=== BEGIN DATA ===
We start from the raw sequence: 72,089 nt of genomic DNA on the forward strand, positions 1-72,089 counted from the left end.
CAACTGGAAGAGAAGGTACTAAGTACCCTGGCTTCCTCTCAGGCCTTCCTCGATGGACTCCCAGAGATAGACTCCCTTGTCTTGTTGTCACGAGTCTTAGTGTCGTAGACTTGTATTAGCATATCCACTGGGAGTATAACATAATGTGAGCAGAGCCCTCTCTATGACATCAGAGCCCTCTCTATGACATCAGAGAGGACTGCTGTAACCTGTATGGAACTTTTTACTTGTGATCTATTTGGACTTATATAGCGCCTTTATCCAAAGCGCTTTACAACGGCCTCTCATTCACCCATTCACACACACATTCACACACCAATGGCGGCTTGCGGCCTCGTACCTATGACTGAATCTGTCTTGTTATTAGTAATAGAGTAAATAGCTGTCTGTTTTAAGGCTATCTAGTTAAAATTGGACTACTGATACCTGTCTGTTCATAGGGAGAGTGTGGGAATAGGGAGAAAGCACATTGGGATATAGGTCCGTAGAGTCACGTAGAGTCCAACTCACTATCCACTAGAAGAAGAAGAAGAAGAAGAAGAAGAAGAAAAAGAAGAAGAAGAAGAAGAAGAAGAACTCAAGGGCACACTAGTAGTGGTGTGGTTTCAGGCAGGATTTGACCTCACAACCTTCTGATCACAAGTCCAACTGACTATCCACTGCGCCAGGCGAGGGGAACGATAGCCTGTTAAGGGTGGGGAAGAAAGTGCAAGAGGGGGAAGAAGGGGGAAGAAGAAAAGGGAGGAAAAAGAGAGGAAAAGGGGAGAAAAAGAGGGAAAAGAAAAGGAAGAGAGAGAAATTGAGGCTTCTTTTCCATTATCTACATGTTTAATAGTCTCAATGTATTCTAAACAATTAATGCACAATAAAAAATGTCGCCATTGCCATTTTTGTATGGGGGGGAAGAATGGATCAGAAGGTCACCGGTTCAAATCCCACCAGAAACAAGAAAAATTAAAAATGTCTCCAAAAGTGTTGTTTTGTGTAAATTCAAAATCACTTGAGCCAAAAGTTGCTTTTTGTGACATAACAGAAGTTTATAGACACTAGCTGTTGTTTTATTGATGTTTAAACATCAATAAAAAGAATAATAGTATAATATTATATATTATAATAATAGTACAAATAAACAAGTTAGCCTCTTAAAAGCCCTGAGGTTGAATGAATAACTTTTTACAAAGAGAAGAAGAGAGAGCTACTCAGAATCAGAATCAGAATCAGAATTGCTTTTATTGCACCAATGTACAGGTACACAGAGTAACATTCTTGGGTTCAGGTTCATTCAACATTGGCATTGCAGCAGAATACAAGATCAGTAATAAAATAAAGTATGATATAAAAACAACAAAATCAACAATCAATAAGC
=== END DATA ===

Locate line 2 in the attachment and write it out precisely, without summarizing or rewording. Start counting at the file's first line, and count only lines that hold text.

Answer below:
CAACTGGAAGAGAAGGTACTAAGTACCCTGGCTTCCTCTCAGGCCTTCCTCGATGGACTCCCAGAGATAGACTCCCTTGTCTTGTTGTCACGAGTCTTAGTGTCGTAGACTTGTATTAGCATATCCACTGGGAGTATAACATAATGTGAGCAGAGCCCTCTCTATGACATCAGAGCCCTCTCTATGACATCAGAGAGGACTGCTGTAACCTGTATGGAACTTTTTACTTGTGATCTATTTGGACTTATATAGCGCCTTTATCCAAAGCGCTTTACAACGGCCTCTCATTCACCCATTCACACACACATTCACACACCAATGGCGGCTTGCGGCCTCGTACCTATGACTGAATCTGTCTTGTTATTAGTAATAGAGTAAATAGCTGTCTGTTTTAAGGCTATCTAGTTAAAATTGGACTACTGATACCTGTCTGTTCATAGGGAGAGTGTGGGAATAGGGAGAAAGCACATTGGGATATAGGTCCGTAGAGTCACGTAGAGTCCAACTCACTATCCACTAGAAGAAGAAGAAGAAGAAGAAGAAGAAGAAAAAGAAGAAGAAGAAGAAGAAGAAGAACTCAAGGGCACACTAGTAGTGGTGTGGTTTCAGGCAGGATTTGACCTCACAACCTTCTGATCACAAGTCCAACTGACTATCCACTGCGCCAGGCGAGGGGAACGATAGCCTGTTAAGGGTGGGGAAGAAAGTGCAAGAGGGGGAAGAAGGGGGAAGAAGAAAAGGGAGGAAAAAGAGAGGAAAAGGGGAGAAAAAGAGGGAAAAGAAAAGGAAGAGAGAGAAATTGAGGCTTCTTTTCCATTATCTACATGTTTAATAGTCTCAATGTATTCTAAACAATTAATGCACAATAAAAAATGTCGCCATTGCCATTTTTGTATGGGGGGGAAGAATGGATCAGAAGGTCACCGGTTCAAATCCCACCAGAAACAAGAAAAATTAAAAATGTCTCCAAAAGTGTTGTTTTGTGTAAATTCAAAATCACTTGAGCCAAAAGTTGCTTTTTGTGACATAACAGAAGTTTATAGACACTAGCTGTTGTTTTATTGATGTTTAAACATCAATAAAAAGAATAATAGTATAATATTATATATTATAATAATAGTACAAATAAACAAGTTAGCCTCTTAAAAGCCCTGAGGTTGAATGAATAACTTTTTACAAAGAGAAGAAGAGAGAGCTACTCAGAATCAGAATCAGAATCAGAATTGCTTTTATTGCACCAATGTACAGGTACACAGAGTAACATTCTTGGGTTCAGGTTCATTCAACATTGGCATTGCAGCAGAATACAAGATCAGTAATAAAATAAAGTATGATATAAAAACAACAAAATCAACAATCAATAAGC